Back to Journals » The Application of Clinical Genetics » Volume 3

Allergic rhinitis and genetic components: focus on Toll-like receptors (TLRs) gene polymorphism

Authors Gao Z, Rennie DC, Senthilselvan A 

Published 16 November 2010 Volume 2010:3 Pages 109—120


Review by Single anonymous peer review

Peer reviewer comments 2

Zhiwei Gao1, Donna C Rennie2, Ambikaipakan Senthilselvan1
1Department of Public Health Sciences, School of Public Health, University of Alberta, Edmonton, Alberta, Canada; 2College of Nursing and Canadian Centre for Health and Agricultural Safety, University of Saskatchewan, Saskatoon, Saskatchewan, Canada

Abstract: Allergic rhinitis represents a global health issue affecting 10% to 25% of the population worldwide. Over the years, studies have found that allergic diseases, including allergic rhinitis, are associated with immunological responses to antigens driven by a Th2-mediated immune response. Because Toll-like receptors (TLRs) are involved in both innate and adaptive immune responses to a broad variety of antigens, the association between polymorphisms of TLRs and allergic diseases has been the focus in many animal and human studies. Although the etiology of allergic rhinitis is still unknown, extensive research over the years has confirmed that the underlying causes of allergic diseases are due to many genetic and environmental factors, along with the interactions among them, which include gene–environment, gene–gene, and environment–environment interactions. Currently, there is great inconsistency among studies mainly due to differences in genetic background and unique gene–environment interactions. This paper reviews studies focusing on the association between TLR polymorphisms and allergic diseases, including allergic rhinitis, which would help researchers better understand the role of TLR polymorphisms in the development of allergic rhinitis, and ultimately lead to more efficient therapeutic interventions being developed.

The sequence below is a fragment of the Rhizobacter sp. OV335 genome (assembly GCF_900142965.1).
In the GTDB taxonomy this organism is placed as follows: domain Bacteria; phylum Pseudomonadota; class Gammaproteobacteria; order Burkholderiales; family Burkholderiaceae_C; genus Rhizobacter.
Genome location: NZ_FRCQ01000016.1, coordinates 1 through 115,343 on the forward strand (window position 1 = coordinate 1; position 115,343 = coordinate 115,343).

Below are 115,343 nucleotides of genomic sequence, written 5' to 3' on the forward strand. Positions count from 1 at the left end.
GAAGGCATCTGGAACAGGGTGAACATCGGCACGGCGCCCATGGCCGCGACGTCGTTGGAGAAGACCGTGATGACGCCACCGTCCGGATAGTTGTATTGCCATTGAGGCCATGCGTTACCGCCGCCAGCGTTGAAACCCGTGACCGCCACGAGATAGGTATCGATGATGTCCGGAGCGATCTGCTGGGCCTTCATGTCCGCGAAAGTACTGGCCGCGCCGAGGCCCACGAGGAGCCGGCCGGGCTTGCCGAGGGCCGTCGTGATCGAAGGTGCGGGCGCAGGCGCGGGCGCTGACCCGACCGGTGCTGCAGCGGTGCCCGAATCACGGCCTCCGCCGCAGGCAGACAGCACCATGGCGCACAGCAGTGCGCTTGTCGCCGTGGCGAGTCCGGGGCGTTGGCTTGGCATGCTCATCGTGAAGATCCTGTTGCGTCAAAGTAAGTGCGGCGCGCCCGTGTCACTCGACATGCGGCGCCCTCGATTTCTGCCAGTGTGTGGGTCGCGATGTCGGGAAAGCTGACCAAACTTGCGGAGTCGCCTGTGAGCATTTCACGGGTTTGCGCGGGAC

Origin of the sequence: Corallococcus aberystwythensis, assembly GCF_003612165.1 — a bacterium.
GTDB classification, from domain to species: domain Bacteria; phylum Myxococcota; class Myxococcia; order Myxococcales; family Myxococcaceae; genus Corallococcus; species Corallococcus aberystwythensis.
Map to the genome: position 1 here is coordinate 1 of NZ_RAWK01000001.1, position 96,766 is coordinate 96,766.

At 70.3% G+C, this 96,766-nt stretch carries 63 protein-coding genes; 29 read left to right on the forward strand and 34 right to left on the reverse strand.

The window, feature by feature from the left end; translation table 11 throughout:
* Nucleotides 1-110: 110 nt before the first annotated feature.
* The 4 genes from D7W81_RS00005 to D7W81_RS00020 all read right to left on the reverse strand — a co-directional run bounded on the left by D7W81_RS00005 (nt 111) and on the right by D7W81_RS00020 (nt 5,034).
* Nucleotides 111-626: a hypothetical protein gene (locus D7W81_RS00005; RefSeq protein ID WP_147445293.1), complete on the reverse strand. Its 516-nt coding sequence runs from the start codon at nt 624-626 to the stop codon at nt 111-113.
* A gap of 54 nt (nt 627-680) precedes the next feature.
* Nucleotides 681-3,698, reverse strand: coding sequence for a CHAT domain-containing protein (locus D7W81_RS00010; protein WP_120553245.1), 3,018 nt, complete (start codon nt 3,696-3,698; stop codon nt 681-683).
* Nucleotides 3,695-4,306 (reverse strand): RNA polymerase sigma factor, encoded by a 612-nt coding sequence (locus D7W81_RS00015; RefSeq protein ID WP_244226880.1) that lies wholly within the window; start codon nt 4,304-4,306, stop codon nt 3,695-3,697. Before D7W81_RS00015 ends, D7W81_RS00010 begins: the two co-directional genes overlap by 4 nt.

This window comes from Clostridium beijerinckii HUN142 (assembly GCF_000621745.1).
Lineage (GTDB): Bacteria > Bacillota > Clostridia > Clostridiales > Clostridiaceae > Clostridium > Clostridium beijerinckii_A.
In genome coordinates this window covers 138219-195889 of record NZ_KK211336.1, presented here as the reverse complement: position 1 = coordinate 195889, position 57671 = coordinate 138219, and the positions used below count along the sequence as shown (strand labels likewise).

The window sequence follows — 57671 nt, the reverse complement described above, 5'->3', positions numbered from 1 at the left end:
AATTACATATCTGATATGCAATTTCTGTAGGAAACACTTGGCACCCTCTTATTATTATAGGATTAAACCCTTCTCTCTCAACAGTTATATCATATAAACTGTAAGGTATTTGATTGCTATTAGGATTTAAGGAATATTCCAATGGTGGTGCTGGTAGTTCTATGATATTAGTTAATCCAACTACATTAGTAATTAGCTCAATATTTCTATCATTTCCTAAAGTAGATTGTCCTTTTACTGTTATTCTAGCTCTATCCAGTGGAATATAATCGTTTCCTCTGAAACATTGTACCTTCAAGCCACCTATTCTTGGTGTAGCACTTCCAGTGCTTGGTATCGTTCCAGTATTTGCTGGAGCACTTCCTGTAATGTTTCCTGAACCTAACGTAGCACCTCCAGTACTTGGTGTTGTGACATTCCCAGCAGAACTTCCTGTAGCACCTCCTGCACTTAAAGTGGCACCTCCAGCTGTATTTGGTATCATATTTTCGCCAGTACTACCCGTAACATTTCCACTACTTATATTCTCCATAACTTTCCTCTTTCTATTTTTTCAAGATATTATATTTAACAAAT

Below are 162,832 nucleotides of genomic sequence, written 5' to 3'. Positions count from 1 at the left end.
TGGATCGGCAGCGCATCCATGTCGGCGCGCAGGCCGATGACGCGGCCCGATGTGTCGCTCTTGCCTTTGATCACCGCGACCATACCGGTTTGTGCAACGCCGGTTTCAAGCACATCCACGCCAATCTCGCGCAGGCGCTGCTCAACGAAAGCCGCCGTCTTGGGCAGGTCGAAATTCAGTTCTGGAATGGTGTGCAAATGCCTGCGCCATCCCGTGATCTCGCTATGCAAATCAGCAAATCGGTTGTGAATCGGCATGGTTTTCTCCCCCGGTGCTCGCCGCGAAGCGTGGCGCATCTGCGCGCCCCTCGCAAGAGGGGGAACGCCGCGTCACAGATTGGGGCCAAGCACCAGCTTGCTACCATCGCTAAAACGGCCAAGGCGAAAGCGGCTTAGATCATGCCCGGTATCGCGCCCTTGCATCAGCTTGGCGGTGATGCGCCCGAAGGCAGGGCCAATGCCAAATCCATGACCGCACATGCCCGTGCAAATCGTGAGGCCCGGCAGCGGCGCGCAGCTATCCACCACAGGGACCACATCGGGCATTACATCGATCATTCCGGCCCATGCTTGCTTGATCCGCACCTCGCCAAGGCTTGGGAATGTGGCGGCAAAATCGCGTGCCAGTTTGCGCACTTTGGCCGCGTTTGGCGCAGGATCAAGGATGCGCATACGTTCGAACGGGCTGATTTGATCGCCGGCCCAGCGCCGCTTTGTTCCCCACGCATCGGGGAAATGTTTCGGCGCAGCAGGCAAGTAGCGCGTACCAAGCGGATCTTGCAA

Keywords: allergic rhinitis, allergic diseases, Toll-like receptors

Creative Commons License © 2010 The Author(s). This work is published and licensed by Dove Medical Press Limited. The full terms of this license are available at and incorporate the Creative Commons Attribution - Non Commercial (unported, v3.0) License. By accessing the work you hereby accept the Terms. Non-commercial uses of the work are permitted without any further permission from Dove Medical Press Limited, provided the work is properly attributed. For permission for commercial use of this work, please see paragraphs 4.2 and 5 of our Terms.